"After you've cleaned the shoe, a nice leather cream is essential to rebuild the shoe's protective barrier. The cream will give the shoe an oiled coating to help guard against all that inclement weather and particulate damage we discussed earlier, and even just the smallest coat of product will yield dramatic results come winter.

    "Once the cream is on, I recommend buffing the entire shoe with a horsehair brush to restore its luster and shine. With any full-grain leather, a good brush is a must. Cedar shoe trees are also a good idea because they help draw out sweat (which is especially damaging, since it essentially just puts all that salt on the vulnerable side of your boot's protective barrier) and also keep the general shape of the boot while they're off your feet."

Step 4: Leave 'em.

"For longevity's sake, plan to fully clean and condition them about once a season"

    Once the cleaning is done, it's time to hurry up and do... well, nothing: "Let the boot sit for overnight to really let those products absorb in and set on their own, uninterrupted. If you have to run right out the door, that's fine too, but ideally you'd give the shoes their time and space to dry.

    So what's the best cleaning schedule to make sure you don't stress the leather through over-cleaning? "For longevity's sake, plan to fully clean and condition them about once a season. Dealing with the immediate weather damage after an especially wet or dusty day out is a given, but find time every few months to do the full routine. Just how you'd moisturize your hands to prevent them from cracking, so should you condition your leather boots. Proper maintenance is essential to protecting against premature cracking, unnecessary weather damage, and whatever else you can throw at your boots."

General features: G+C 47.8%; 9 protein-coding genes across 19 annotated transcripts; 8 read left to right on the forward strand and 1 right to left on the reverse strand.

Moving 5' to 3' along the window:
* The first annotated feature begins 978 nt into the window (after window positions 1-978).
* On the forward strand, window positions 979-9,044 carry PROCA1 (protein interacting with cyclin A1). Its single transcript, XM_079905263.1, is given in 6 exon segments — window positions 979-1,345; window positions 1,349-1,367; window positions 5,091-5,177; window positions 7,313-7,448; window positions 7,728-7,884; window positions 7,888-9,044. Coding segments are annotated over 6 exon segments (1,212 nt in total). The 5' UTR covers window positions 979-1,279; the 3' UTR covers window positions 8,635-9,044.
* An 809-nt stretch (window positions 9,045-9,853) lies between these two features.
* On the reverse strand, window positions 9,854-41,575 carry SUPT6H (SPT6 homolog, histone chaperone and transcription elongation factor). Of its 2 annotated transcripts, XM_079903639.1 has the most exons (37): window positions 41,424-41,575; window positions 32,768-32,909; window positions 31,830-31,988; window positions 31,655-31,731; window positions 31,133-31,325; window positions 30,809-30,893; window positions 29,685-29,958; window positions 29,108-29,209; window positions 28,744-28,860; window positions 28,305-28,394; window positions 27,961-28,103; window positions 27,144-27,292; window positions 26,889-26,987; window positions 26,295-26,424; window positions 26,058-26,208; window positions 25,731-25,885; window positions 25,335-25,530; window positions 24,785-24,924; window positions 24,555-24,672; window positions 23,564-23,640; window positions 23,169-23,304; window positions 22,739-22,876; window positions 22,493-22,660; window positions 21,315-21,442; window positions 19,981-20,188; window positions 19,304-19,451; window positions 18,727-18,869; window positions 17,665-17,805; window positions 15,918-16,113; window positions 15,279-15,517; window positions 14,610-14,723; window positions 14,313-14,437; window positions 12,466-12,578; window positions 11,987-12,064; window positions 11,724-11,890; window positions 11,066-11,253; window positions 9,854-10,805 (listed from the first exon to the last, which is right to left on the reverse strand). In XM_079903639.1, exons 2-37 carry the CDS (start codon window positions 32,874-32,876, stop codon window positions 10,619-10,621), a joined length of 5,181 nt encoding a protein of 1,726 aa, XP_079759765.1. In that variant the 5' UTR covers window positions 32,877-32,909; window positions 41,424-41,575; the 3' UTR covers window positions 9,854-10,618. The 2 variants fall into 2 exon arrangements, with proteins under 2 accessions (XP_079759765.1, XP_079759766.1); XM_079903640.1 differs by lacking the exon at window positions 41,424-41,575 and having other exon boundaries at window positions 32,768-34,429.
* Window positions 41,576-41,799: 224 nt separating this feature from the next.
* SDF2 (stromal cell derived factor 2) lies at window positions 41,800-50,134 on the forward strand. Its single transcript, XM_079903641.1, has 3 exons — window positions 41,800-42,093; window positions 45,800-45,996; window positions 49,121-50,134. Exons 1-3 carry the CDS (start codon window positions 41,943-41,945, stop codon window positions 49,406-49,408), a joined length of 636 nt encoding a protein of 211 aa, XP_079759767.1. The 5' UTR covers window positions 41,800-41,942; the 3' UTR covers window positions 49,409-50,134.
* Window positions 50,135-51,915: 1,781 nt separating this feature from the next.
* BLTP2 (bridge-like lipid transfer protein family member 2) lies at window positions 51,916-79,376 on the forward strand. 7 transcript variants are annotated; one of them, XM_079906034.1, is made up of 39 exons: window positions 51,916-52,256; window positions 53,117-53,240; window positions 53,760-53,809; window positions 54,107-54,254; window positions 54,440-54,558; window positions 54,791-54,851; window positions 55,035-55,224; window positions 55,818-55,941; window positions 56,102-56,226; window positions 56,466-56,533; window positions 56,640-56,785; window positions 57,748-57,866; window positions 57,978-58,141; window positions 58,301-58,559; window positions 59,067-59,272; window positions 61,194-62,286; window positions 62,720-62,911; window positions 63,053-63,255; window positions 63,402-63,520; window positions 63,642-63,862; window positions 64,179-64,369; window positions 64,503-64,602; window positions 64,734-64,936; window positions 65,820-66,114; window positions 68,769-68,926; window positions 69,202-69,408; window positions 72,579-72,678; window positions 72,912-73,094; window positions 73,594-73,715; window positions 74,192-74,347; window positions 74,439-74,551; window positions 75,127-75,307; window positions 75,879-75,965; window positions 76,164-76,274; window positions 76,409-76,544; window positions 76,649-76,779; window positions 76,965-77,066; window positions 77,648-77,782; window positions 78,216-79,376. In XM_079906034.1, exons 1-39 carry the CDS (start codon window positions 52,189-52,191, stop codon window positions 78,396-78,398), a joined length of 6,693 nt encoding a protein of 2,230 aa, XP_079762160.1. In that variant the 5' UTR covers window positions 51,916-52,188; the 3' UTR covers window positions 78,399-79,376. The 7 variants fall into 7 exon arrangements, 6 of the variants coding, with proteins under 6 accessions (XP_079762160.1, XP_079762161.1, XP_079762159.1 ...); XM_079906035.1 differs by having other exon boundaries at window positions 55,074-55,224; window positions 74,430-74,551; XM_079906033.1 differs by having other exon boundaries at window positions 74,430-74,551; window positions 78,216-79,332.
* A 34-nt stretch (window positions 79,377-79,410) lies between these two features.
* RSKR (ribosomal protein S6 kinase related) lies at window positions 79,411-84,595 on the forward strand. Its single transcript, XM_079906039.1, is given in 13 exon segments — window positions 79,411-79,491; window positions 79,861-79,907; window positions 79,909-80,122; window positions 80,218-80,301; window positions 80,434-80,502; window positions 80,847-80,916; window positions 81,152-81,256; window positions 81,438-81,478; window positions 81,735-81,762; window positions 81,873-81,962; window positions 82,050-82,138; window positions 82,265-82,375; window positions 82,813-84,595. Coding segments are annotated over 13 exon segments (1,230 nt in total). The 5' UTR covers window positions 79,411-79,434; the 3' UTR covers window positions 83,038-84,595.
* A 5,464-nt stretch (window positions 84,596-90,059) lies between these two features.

There you have it: with some prep work, a little bit of love and conditioning, and just a bit of downtime before you wear them again, your leather boots will last decades longer and fight even the most brutal Michigan winter that make better.

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Thank you to Mr. Richard Bellas and everyone at Van Boven Shoes for taking the time to sit down with us and discuss everything boots!

Want to pick up any of the cleaners discussed here today, try on a pair of those gorgeous Wolverines, or even just smell some really good leather? Head on over to Van Boven Shoes in Nickel's Arcade and see it all for yourself.

Bivouac: Where Outdoor Passion Meets Indoor Fashion.